North Korea is holding parliamentary elections. Well, sort of. Three days ahead of Sunday’s vote, the Democratic Front for the Reunification of the Fatherland looks set to complete yet another clean sweep of the 687-seat Supreme People’s Assembly. But maintaining their unanimous hold on parliament shouldn’t be challenging: There are no opposition parties on the ballot. The Democratic Front, the governing coalition led by Kim Jong Un’s ruling Workers’ Party, has handpicked one — and only one — candidate for each district. It’s nearly impossible to determine which individuals and institutions hold real power within the secretive North Korean government, but one thing is clear: The Supreme People’s Assembly is not one of them. Parliamentary elections, which are held every five years, are little more than a progranda excercise for a regime ruled by its despotic dictatorship at the top. Still, the North Korean government remains determined to uphold at least the appearance of democratic legitimacy. On Wednesday, the state news agency KCNA reported that election preparations were “gaining momentum.” “Agitation activities are going on to encourage citizens to take active part in the election with high political enthusiasm and labour feats, amid the playing of ‘Song of the election.'” Let the horserace begin.
On March 8, virtually all North Korean adults will be expected (or rather required) to come to their local polling station in order to partake in the elections of the Supreme People’s Assembly (SPA), the North Korean parliament.The ritual has been repeated every four or five years and hence is quite predictable. First, the voters form remarkably orderly cues, and upon entering the station they will make a deep bow to the portraits of the Leaders from the Kim family which has been running the country for almost 70 years. Having completed this important ritual, they will be issued ballot papers, whereupon they will proceed to a voting box. The ballot will have only one candidate, even though the voter has the theoretical option of voting against the candidate. If the North Korean media is to be believed, not a single person nationwide has exercised this theoretical right. The picture described above is quite typical of Stalinist electoral systems. First created in the Soviet Union in the 1930s, this pattern was then copied across the socialist bloc. The standout feature of this system was the non-competitive nature of the elections. There was only one candidate in every electoral district, thus the success of a given candidate was preordained. The party bureaucracy decided the names of the candidates well before the elections were held.
North Korea, accused of human rights violations, elects its largely symbolic parliament this weekend, with leader Kim Jong-un, the third in his family dynasty to rule the totalitarian state, running unopposed in a legendary mountain district. State news agency KCNA said on Thursday that election preparations were “gaining momentum”, with voters confirming their names on electoral lists for the ballot held every five years. “Agitation activities are going on to encourage citizens to take active part in the election with high political enthusiasm and labour feats, amid the playing of ‘Song of the election’,” KCNA reported. North Koreans, it said, sought to “demonstrate once again the might of single-minded unity by casting ballots for their candidates”.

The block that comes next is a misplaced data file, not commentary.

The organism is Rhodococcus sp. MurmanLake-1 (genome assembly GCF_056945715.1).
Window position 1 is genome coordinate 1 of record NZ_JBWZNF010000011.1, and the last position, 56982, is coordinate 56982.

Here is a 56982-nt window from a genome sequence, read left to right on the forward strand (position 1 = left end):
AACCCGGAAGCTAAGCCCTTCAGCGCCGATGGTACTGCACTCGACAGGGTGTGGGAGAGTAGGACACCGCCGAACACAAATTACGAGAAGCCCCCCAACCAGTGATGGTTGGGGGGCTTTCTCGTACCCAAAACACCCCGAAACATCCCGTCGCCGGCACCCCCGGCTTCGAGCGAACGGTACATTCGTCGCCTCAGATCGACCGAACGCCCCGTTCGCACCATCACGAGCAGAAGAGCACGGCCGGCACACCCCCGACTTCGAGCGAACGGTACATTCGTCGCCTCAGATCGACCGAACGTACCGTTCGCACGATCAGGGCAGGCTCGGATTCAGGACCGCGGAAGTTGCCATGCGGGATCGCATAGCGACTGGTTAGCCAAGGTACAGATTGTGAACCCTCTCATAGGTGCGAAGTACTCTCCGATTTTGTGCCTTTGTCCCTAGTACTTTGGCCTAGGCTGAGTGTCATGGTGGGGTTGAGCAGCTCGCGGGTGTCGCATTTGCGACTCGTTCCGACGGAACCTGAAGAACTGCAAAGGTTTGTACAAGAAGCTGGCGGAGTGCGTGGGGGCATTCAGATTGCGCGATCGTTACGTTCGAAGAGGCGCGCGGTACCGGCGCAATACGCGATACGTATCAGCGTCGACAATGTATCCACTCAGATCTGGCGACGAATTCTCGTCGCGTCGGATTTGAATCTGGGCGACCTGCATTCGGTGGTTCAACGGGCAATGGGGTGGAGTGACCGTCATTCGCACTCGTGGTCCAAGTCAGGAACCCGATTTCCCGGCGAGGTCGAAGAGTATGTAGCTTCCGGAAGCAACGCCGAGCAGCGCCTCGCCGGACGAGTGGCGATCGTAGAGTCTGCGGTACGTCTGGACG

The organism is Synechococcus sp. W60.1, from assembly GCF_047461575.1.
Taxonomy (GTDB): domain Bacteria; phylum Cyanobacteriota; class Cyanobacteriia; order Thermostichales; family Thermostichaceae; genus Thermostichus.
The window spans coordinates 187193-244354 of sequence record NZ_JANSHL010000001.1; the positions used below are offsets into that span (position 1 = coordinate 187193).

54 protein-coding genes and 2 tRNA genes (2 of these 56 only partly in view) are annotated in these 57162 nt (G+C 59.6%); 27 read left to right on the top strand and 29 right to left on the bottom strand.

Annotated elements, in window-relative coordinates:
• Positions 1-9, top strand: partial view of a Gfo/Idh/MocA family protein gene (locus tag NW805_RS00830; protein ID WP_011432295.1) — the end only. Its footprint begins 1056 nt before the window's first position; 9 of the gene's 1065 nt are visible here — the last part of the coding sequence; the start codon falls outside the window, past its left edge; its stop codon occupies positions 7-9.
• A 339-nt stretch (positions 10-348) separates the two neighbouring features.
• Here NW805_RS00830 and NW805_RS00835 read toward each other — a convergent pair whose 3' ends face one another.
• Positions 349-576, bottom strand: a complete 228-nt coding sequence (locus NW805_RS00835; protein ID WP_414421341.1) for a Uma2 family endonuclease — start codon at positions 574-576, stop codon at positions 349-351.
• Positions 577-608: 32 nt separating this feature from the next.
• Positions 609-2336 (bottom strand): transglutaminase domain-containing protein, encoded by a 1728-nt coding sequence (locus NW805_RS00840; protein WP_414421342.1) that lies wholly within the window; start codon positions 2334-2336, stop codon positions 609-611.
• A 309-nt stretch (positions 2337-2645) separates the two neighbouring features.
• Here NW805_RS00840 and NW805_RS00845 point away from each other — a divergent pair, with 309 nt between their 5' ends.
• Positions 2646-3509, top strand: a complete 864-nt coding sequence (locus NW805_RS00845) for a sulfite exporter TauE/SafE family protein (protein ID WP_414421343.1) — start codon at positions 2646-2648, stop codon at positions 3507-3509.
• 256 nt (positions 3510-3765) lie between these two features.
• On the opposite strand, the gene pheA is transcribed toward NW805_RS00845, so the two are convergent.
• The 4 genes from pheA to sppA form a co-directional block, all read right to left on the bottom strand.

In a plenary session Sunday, the Islamist-led upper house of Egypt’s parliament, the Shura Council, currently endowed with legislative powers, approved that the House of Representatives — Egypt’s lower house parliament and formerly named the People’s Assembly — be increased by 42 seats, from 546 to 588. According to Hatem Bagato, the newly-appointed minister for parliamentary affairs, the increase was necessary to align to the orders of the High Constitutional Court (HCC) that stated there must be fair representation of citizens in the upcoming parliament. “The [HCC], in a report to Shura Council on 25 May, said the distribution of seats in the upcoming parliament was not made fair for seven governorates by the House law,” said Bagato, adding that “as a result, each of these seven governorates will be increased by six seats, [adding] a total of 42 seats.”
Egypt: Draft electoral laws contradict Egypt’s national charter: Constitutional Court | Ahram Online
Hopes for holding Egypt’s parliamentary elections this summer have become dim in recent days. On Monday, the High Constitutional Court (HCC) took the Islamist-led Shura Council (the upper house of Egypt’s parliament) aback by deciding that as many as ten articles of two draft laws regulating parliamentary polls run counter to the newly-approved constitution. The HCC decision has thrown a wrench into the legal ratification process and could complicate the process of conducting parliamentary elections this summer. The Shura Council must meet again to debate the HCC ruling, amend the laws and then refer them back to the HCC. “This must be completed in one week or before 23 February,” said Mohamed Mohieddin, an appointed Shura Council member representing the liberal Ghad Al-Thawra Party.
The Supreme Presidential Electoral Commision (SPEC) announced on Tuesday that it would hold an emergency meeting later today to discuss ways of implementing the newly ratified Disenfranchisement Law. The Supreme Council of the Armed Forces (SCAF) ratified late Monday the Disenfranchisement Law (officially called the Corrupting of Political Life Law), and sent it for a final vote to Parliament. An official statement was issued in the state newspaper, Al-Gareeda Al-Rasmeya on Tuesday, thus allowing for the immediate implementation of the law. The law, which was discussed and approved last week by the People’s Assembly, places limits on the political rights of certain citizens.